For more than a year, I’ve been collaborating with the insanely talented people at Hybrid Design in San Francisco on a covetable quarterly publication that celebrates creativity, artistry and the maker culture. Mohawk Paper produces the Mohawk Maker Quarterly for its audience of printers, creators and designers. Here’s a look at Issue No. 7, which carries a theme of Character:
The Spring/Summer 2016 edition of the Cincinnati USA Official Visitors Guide shines a much-deserved spotlight on the city’s remarkable (and growing!) dining scene. For this feature package, I interviewed 5 leaders in dining, brewing and drinking around town. And the section included short stories on various aspects of local food, from connecting the dots between farm and table to Cincinnati’s brewing heritage, which dates to the 1800s. Check it out!
This issue of Edible Ohio Valley magazine celebrates the ways that food can bring people together, lift folks up and make the world a little bit better.
Plus, isn’t the cover gorgeous?
Find this issue at your favorite Ohio Valley food purveyors, including the fabulous Dorothy Lane Market and Findlay Market, plus bookstores like Joseph-Beth.
After working on Meijer’s Taste of Holiday magazine, my client from IN Marketing Services asked, “Wanna work on our “Big Game” magazine? Hmmm … let me think about that: YES!
This was a really fun project, one that required that I haul out every football cliche in the playbook. For this 28-page publication, I drafted copy to support recipes provided by Meijer and their partners. I developed an “Ultimate DIY Nacho Bar” with all the trimmings, along with copy tidbits for each category of recipes.
Now I’m hungry!
Imagine being asked to write a feature article — for a national magazine you’ve long admired — about making candy. Right? Impossible to turn that assignment down. Even more so when the subject of the story is Cincinnati chocolatier Shalini Latour, whose Chocolats Latour are as beautiful as they are delicious. What a fun story to tell!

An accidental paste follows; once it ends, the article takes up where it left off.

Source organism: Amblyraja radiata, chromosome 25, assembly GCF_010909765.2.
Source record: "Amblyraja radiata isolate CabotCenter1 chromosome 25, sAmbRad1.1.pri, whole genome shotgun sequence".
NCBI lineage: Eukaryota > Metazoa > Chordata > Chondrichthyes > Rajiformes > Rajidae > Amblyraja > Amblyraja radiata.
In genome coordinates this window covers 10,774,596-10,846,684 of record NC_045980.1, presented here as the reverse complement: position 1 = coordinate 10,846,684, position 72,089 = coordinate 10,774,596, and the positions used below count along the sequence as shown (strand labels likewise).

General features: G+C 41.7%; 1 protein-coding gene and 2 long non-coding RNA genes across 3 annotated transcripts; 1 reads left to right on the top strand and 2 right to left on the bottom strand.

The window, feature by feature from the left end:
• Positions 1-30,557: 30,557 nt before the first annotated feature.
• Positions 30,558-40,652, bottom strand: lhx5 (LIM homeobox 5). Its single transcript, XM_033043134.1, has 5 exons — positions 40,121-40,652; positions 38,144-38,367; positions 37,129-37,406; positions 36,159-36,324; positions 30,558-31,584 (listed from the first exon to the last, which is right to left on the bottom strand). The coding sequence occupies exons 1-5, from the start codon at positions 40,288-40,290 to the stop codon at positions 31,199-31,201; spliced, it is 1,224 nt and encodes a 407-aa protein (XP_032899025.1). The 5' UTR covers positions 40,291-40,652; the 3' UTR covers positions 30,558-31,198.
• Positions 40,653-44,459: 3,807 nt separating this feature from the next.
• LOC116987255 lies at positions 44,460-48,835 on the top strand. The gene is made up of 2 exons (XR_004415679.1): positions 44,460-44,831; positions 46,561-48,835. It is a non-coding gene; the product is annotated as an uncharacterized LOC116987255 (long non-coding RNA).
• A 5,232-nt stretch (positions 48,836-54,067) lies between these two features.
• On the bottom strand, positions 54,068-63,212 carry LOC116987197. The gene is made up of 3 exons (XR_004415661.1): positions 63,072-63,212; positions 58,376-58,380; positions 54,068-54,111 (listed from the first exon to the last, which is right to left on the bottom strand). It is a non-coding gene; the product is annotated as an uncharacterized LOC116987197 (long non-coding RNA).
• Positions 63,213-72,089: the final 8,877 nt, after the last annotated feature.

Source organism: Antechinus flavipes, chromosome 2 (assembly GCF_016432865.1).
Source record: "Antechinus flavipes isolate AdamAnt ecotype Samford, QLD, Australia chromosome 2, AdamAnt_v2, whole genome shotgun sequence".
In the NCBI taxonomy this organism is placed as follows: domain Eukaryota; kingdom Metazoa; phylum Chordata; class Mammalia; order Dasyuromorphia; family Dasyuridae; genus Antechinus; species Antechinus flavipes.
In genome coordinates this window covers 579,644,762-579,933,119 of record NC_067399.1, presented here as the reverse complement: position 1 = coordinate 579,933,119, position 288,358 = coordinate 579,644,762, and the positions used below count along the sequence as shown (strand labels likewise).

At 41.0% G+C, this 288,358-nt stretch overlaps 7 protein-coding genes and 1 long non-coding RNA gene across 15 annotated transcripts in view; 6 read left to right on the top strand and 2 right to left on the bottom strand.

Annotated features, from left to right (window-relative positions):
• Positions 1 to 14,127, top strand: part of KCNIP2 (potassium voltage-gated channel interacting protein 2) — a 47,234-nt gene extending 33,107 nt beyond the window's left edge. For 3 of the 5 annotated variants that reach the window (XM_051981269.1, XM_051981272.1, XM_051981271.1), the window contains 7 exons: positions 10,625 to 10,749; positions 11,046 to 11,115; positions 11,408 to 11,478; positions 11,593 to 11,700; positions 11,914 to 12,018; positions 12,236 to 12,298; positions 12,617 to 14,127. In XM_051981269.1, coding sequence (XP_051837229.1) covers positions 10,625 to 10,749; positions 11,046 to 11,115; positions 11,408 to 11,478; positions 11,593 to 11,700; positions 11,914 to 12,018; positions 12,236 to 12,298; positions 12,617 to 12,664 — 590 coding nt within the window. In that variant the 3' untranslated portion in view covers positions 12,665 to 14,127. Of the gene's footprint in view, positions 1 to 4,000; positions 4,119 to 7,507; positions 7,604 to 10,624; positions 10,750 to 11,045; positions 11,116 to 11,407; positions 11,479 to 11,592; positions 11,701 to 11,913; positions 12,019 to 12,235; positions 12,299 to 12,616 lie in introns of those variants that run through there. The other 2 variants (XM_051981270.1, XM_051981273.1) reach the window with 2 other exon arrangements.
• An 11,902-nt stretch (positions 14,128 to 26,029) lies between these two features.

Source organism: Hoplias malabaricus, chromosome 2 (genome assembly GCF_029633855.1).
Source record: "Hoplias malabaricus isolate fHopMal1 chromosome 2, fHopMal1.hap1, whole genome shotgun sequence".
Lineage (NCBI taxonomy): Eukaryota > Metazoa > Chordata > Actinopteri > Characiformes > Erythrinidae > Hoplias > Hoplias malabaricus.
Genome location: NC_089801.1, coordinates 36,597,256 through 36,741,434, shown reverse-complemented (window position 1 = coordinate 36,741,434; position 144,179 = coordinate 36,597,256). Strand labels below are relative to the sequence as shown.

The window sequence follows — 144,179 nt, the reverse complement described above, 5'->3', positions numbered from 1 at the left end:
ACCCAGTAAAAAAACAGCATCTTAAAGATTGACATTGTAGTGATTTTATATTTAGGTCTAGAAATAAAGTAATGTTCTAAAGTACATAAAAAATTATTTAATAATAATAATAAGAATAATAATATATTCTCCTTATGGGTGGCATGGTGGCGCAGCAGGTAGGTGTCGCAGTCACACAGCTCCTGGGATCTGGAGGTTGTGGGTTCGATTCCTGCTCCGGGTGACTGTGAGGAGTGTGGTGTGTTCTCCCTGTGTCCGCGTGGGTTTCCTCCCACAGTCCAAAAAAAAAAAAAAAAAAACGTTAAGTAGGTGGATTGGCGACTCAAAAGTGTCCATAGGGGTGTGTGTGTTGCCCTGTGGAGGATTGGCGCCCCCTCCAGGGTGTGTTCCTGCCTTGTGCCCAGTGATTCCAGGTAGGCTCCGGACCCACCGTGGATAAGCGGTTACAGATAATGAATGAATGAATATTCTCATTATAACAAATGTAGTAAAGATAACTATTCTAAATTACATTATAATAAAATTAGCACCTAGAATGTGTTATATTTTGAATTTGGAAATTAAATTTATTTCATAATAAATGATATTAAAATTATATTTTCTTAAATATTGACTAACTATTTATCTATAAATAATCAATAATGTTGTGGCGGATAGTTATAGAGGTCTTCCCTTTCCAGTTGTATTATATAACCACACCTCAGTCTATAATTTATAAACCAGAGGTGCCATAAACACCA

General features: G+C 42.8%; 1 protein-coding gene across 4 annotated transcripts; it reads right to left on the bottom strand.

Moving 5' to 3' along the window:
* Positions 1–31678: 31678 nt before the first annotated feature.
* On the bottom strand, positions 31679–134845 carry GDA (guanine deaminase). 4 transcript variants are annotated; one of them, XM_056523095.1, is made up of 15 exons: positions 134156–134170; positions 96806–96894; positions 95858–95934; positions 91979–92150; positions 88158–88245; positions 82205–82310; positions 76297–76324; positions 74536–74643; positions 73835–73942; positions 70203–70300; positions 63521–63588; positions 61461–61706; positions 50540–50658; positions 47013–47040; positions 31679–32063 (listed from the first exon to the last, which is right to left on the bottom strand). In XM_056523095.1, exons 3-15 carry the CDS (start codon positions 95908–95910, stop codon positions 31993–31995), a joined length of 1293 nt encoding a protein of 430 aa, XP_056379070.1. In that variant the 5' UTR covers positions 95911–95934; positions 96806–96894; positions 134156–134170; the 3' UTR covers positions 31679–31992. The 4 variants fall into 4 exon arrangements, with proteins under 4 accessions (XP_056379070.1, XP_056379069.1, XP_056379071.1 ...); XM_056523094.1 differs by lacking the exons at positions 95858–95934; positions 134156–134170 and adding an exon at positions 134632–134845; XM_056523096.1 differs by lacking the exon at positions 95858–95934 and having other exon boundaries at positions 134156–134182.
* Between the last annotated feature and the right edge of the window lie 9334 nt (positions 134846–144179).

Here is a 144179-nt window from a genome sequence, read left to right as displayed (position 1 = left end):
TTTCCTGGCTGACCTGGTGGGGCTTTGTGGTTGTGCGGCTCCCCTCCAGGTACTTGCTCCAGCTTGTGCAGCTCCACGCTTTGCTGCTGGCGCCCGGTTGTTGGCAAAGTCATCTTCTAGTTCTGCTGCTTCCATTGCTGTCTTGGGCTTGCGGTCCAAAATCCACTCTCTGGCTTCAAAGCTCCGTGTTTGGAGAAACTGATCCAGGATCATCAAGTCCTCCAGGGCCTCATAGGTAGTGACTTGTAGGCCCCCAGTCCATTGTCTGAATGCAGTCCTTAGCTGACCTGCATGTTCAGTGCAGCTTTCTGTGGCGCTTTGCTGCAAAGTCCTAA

Shalini, photographer Julie Kramer and I collaborated on the story plus four recipes — for chocolate truffles with fresh mint, raspberry swirl marshmallows, buttery mints like the ones you find in mom-and-pop Italian restaurants and Shalini’s own award-winning almond rosemary brittle.
Find the story out now in the December/January issue of Organic Gardening.
I’m pleased as punch to share that “The Findlay Market Cookbook” has been published — copies arrived in our hot little hands yesterday. I’m very proud of the project, and thrilled with the collaboration with photographer Julie Kramer, writer Karen Kahle and publisher Farm Fresh Books.
The book is a celebration of Cincinnati’s historic public food hall, a place where I spend most of my grocery dollars and where Rob and I spend practically every Saturday morning. It spotlights the vendors, producers and growers who bring us fantastic local food. It recognizes the groove that our food scene is in, with recipes from some of our city’s finest local chefs and mixologists.
Plus, it’s a whole lot of fun. Take a look at a few of my favorite pages. And get a sneak peek at a few recipes from the book here.
The Findlay Market Cookbook is available exclusively at Findlay Market through early 2015, with proceeds going to support the nonprofit Corporation for Findlay Market, which manages and sustains the market.